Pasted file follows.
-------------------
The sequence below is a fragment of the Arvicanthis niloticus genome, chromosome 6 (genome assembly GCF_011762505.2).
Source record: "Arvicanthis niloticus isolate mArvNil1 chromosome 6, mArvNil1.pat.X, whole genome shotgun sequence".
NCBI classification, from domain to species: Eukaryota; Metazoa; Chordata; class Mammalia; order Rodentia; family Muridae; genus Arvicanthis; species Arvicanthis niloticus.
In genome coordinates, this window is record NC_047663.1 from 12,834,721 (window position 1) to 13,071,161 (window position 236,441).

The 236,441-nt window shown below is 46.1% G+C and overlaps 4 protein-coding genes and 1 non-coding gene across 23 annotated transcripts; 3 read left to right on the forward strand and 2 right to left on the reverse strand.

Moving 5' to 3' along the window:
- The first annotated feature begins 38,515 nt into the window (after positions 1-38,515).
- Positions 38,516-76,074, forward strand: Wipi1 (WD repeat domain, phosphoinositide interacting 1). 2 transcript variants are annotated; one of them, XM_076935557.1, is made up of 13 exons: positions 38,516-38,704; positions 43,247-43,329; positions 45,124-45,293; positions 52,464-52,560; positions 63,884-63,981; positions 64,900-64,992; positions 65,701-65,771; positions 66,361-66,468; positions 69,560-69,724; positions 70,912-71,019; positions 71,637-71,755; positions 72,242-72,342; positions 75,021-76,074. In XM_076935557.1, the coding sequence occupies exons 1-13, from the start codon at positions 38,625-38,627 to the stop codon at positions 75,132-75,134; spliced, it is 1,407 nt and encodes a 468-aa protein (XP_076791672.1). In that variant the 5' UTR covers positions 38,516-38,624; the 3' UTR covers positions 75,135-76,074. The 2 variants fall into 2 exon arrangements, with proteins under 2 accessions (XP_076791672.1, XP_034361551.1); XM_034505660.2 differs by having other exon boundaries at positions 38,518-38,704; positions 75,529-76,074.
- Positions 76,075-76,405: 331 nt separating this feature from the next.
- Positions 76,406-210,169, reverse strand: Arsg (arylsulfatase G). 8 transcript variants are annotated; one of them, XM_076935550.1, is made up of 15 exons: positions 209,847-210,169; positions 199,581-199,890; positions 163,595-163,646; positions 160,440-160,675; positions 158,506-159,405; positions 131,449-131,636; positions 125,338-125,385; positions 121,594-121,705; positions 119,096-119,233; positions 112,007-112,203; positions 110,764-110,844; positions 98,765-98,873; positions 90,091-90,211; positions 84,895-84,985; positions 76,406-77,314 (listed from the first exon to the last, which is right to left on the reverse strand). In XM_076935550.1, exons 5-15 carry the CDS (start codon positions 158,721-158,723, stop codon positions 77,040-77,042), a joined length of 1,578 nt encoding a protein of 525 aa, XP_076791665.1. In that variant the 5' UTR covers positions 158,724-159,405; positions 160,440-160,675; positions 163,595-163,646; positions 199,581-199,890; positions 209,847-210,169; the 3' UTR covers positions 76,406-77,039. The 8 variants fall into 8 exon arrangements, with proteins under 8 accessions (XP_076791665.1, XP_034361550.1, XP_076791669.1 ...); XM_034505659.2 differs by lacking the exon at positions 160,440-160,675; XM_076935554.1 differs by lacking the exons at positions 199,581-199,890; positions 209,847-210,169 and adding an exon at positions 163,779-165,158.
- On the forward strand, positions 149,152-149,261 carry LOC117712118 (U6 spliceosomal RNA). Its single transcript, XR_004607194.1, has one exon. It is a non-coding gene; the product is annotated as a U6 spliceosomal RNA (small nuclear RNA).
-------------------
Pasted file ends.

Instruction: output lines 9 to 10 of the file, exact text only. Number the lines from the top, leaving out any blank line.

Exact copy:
- Positions 76,075-76,405: 331 nt separating this feature from the next.
- Positions 76,406-210,169, reverse strand: Arsg (arylsulfatase G). 8 transcript variants are annotated; one of them, XM_076935550.1, is made up of 15 exons: positions 209,847-210,169; positions 199,581-199,890; positions 163,595-163,646; positions 160,440-160,675; positions 158,506-159,405; positions 131,449-131,636; positions 125,338-125,385; positions 121,594-121,705; positions 119,096-119,233; positions 112,007-112,203; positions 110,764-110,844; positions 98,765-98,873; positions 90,091-90,211; positions 84,895-84,985; positions 76,406-77,314 (listed from the first exon to the last, which is right to left on the reverse strand). In XM_076935550.1, exons 5-15 carry the CDS (start codon positions 158,721-158,723, stop codon positions 77,040-77,042), a joined length of 1,578 nt encoding a protein of 525 aa, XP_076791665.1. In that variant the 5' UTR covers positions 158,724-159,405; positions 160,440-160,675; positions 163,595-163,646; positions 199,581-199,890; positions 209,847-210,169; the 3' UTR covers positions 76,406-77,039. The 8 variants fall into 8 exon arrangements, with proteins under 8 accessions (XP_076791665.1, XP_034361550.1, XP_076791669.1 ...); XM_034505659.2 differs by lacking the exon at positions 160,440-160,675; XM_076935554.1 differs by lacking the exons at positions 199,581-199,890; positions 209,847-210,169 and adding an exon at positions 163,779-165,158.